## Tuesday, October 26, 2010

### Snowflake Symmetry (Geometry Class #2 Part 2, Fall 2010)

This week's math class continued with symmetry...

We read Snowflake Bentley, a Caldecott winning book, that tells the true story of Wilson Bentley, who first captured individual snowflakes on film. We noted that Willie was homeschooled until age 14. Some speculate that Bentley may have been autistic.

Bentley said, "I found that snowflakes were masterpieces of design. No one design was ever repeated. When a snowflake melted...just that much beauty was gone, without leaving any record behind."

Two years ago my husband and I were in Vermont. Driving through Jericho, I noticed a snowflake sign on the "Old Red Mill." We inadvertently discovered the Snowflake Bentley Exhibit with a tiny museum housing Bentley's cameras as well as some of his photos. If you're ever in Jericho, Vermont, be sure to visit! (pictured, left)

Using Bridges materials, my students made their own snowflakes using paper pattern blocks.

After thinking about the meaning of "line of symmetry," we sorted our snowflakes. It took a lot of work to figure out how many lines of symmetry in each! We held a ruler in front of each image so we could imagine where the line(s) might be. One snowflake had rotational symmetry; we will explore that in more depth next week.

As a last, optional, activity, students could make a symmetrical mask. I saw this posted on Mathwire and wanted to use it as an extension of our lesson on "line of symmetry."

If you'd like, try some symmetry activities on-line:

Symmetry Game

Symmetry Pattern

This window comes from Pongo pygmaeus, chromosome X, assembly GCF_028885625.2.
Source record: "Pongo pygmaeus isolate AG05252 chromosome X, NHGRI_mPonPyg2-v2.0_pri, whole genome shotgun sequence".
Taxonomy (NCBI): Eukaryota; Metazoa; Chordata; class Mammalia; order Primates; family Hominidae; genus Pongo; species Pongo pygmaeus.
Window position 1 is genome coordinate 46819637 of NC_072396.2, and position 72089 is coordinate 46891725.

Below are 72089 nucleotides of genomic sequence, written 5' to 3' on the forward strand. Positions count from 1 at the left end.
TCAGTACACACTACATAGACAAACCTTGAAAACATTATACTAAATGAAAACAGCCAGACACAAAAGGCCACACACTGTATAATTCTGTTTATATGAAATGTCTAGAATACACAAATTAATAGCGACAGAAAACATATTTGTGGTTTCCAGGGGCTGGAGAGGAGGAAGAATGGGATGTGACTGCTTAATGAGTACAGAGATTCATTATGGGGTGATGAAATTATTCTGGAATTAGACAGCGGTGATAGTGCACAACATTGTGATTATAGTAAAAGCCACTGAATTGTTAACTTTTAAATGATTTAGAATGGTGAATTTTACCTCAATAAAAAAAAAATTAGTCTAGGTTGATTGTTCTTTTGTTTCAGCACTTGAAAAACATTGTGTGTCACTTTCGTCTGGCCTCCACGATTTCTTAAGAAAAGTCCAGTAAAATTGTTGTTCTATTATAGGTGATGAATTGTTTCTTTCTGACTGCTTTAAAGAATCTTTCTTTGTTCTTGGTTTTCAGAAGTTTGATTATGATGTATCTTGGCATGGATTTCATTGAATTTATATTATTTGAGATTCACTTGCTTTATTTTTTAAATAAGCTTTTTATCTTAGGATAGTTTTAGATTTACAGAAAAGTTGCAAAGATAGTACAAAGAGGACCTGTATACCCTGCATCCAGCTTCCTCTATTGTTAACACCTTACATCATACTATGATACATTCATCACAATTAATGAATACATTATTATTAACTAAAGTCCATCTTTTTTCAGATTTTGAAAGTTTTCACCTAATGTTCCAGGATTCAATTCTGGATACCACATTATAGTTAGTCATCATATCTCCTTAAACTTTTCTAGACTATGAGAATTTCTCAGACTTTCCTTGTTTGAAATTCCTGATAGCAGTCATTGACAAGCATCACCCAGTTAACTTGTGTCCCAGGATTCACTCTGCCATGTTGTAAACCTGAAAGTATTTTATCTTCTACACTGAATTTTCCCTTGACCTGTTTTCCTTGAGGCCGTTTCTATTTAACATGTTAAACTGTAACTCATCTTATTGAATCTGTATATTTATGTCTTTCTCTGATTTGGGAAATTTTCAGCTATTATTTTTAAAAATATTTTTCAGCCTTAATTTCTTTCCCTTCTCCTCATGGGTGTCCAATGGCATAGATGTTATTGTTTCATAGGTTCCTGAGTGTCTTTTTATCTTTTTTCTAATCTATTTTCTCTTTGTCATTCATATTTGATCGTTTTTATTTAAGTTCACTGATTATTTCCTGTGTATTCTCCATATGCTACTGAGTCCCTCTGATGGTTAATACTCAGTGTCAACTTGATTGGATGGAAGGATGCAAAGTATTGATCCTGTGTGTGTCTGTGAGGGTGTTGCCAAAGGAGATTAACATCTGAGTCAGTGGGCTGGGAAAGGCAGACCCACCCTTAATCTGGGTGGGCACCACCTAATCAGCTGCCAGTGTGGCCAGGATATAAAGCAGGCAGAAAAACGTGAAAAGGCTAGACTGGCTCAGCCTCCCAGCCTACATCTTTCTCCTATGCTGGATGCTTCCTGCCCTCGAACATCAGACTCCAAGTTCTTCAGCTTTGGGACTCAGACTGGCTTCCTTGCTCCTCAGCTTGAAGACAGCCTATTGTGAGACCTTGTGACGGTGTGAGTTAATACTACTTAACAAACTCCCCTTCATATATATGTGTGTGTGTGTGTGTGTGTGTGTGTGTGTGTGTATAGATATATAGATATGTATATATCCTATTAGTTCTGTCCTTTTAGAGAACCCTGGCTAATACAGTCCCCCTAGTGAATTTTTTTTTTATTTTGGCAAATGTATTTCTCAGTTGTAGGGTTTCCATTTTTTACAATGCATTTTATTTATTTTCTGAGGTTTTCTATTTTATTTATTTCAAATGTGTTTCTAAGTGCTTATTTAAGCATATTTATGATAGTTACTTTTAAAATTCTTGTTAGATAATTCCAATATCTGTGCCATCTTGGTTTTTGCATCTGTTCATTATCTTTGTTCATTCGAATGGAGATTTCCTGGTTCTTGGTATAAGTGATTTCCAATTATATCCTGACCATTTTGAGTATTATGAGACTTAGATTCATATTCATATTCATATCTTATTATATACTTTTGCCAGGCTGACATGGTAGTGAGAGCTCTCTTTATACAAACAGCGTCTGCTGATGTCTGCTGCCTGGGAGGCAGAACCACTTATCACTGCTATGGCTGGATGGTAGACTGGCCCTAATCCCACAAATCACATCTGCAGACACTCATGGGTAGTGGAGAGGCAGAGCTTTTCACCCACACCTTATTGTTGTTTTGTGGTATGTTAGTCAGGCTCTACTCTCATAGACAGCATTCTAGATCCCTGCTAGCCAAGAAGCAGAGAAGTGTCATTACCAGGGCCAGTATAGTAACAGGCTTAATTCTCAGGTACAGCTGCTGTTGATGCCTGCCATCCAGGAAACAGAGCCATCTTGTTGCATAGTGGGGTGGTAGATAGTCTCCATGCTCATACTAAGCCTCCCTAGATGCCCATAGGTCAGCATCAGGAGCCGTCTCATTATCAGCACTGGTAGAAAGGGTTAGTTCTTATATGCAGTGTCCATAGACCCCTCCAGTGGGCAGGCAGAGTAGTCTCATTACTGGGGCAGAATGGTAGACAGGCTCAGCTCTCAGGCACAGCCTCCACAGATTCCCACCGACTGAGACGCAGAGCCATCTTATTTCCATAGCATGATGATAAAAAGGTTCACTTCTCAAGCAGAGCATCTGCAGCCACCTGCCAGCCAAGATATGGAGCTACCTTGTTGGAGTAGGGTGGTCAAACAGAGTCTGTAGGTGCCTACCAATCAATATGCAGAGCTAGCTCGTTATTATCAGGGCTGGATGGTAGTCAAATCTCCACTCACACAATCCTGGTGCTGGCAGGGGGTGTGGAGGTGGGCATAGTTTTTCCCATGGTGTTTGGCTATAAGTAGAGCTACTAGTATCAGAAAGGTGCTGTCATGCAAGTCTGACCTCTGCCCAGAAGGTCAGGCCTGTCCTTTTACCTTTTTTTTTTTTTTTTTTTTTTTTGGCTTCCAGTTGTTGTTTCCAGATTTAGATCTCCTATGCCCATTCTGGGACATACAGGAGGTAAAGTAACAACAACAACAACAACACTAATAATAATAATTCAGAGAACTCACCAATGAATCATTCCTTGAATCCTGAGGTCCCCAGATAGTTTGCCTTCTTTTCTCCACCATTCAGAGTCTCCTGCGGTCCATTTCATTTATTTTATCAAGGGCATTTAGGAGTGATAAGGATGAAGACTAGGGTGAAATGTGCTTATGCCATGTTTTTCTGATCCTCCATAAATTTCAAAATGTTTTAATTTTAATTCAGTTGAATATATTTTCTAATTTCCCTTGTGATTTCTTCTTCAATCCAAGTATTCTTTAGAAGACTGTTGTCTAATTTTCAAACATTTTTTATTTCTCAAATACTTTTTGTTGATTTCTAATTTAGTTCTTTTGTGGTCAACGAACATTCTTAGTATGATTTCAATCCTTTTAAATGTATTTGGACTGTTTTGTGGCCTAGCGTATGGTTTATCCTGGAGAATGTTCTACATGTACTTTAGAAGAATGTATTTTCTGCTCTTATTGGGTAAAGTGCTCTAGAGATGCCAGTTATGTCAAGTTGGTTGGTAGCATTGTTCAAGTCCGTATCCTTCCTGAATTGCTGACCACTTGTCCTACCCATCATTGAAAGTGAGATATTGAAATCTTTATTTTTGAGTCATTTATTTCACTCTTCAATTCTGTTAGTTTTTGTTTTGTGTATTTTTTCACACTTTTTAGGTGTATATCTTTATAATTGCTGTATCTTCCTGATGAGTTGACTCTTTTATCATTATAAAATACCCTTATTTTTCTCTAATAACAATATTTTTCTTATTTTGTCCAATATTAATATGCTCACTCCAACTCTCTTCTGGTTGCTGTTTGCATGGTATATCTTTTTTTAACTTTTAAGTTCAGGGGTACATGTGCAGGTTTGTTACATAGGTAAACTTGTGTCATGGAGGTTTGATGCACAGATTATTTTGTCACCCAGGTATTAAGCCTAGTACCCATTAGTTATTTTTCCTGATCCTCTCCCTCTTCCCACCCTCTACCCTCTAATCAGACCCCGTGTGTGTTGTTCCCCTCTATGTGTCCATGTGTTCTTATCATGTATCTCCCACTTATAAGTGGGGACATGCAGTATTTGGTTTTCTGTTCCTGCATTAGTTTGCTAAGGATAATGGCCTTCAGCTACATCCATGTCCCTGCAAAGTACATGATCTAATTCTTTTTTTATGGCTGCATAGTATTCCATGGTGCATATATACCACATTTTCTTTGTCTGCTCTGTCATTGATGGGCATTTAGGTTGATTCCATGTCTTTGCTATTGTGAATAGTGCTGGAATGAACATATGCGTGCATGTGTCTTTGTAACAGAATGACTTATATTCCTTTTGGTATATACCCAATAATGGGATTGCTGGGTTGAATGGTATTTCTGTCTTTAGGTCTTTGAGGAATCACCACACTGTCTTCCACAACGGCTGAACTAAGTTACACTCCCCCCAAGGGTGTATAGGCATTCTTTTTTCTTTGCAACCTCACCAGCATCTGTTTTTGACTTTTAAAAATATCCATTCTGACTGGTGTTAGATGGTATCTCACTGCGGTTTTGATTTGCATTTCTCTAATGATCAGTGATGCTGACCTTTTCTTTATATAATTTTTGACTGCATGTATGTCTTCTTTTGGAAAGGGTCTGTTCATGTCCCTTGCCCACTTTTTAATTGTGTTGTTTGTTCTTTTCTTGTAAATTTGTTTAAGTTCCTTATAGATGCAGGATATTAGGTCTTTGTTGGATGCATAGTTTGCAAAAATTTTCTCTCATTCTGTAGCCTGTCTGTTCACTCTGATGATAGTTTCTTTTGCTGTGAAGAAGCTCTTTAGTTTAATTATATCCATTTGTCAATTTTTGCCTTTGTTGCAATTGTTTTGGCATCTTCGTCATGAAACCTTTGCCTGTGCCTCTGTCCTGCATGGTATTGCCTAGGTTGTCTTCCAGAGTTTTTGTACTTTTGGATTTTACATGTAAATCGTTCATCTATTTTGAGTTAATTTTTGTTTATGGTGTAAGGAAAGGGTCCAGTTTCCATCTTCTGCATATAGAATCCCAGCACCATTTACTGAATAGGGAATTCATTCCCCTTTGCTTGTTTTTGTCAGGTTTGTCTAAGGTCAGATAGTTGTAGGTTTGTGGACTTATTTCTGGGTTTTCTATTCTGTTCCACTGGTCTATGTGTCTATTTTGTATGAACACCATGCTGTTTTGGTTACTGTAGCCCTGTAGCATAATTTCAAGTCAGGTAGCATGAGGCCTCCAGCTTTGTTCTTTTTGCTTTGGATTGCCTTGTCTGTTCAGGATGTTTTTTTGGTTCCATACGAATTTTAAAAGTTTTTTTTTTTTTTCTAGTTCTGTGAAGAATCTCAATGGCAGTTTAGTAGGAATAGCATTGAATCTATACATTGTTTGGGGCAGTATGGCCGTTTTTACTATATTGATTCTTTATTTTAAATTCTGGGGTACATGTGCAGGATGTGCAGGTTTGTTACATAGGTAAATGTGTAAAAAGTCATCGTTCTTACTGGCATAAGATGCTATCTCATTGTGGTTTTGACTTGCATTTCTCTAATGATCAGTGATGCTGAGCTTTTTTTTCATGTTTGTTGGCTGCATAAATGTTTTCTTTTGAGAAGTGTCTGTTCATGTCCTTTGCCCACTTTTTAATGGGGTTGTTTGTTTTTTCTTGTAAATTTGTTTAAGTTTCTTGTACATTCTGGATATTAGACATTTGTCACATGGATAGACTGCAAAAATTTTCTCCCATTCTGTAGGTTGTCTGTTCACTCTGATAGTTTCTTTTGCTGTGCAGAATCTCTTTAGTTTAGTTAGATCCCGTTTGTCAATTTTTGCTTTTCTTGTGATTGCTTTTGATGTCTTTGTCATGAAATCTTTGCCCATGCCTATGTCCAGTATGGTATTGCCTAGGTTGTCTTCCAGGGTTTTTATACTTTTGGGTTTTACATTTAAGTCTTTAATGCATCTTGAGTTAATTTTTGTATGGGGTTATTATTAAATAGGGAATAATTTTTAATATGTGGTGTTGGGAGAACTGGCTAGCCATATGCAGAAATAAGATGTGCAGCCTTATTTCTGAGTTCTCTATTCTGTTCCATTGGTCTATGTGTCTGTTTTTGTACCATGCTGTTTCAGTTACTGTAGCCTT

Cyberchase Symmetry

Symmetry Shape Games

Finish the Symmetry Picture

Also, check out this snowflake set. What a fun way to explore tessellations!

1. I love the snowflake activity that they did! I will have to try this. It's hard for little hands to cut snowflakes but not too hard for arranging and pasting it. It kind of looks like the photos from old fashioned cameras. I own Snowflake Bentley and didn't know he was homeschooled and may have been autistic.

2. I love the lesson. I did check on the Bridges site, and found their snowflake lesson, but I couldn't find any templates for those patterns the kids are using to create their paste-on snowflake patterns. Did you just make those templates yourself?
Anne
anneambrose@mindspring.com

3. Hi Anne,

I actually didn't know the Bridges snowflake lesson was available on-line. We use the Bridges materials, so my patterns came with it. But you can google search pattern block blacklines and probably find a lot of free downloads.

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